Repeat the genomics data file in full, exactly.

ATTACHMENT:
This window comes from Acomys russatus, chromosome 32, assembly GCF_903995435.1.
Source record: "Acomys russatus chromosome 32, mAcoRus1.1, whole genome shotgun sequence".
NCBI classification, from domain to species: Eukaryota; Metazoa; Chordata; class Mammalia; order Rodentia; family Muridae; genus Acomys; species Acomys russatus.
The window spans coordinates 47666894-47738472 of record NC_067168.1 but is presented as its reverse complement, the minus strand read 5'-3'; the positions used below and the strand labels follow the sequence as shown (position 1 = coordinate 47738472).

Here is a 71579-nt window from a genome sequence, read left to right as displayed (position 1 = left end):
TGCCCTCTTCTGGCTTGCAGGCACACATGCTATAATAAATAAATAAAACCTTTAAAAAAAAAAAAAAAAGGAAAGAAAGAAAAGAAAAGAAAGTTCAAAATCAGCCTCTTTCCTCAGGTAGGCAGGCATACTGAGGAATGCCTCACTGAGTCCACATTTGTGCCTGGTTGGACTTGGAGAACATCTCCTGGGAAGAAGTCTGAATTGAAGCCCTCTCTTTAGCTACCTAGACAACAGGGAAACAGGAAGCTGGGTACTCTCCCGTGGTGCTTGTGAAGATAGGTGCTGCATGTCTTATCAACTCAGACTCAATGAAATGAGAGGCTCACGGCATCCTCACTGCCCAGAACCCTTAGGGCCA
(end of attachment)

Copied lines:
This window comes from Acomys russatus, chromosome 32, assembly GCF_903995435.1.
Source record: "Acomys russatus chromosome 32, mAcoRus1.1, whole genome shotgun sequence".
NCBI classification, from domain to species: Eukaryota; Metazoa; Chordata; class Mammalia; order Rodentia; family Muridae; genus Acomys; species Acomys russatus.
The window spans coordinates 47666894-47738472 of record NC_067168.1 but is presented as its reverse complement, the minus strand read 5'-3'; the positions used below and the strand labels follow the sequence as shown (position 1 = coordinate 47738472).

Here is a 71579-nt window from a genome sequence, read left to right as displayed (position 1 = left end):
TGCCCTCTTCTGGCTTGCAGGCACACATGCTATAATAAATAAATAAAACCTTTAAAAAAAAAAAAAAAAGGAAAGAAAGAAAAGAAAAGAAAGTTCAAAATCAGCCTCTTTCCTCAGGTAGGCAGGCATACTGAGGAATGCCTCACTGAGTCCACATTTGTGCCTGGTTGGACTTGGAGAACATCTCCTGGGAAGAAGTCTGAATTGAAGCCCTCTCTTTAGCTACCTAGACAACAGGGAAACAGGAAGCTGGGTACTCTCCCGTGGTGCTTGTGAAGATAGGTGCTGCATGTCTTATCAACTCAGACTCAATGAAATGAGAGGCTCACGGCATCCTCACTGCCCAGAACCCTTAGGGCCA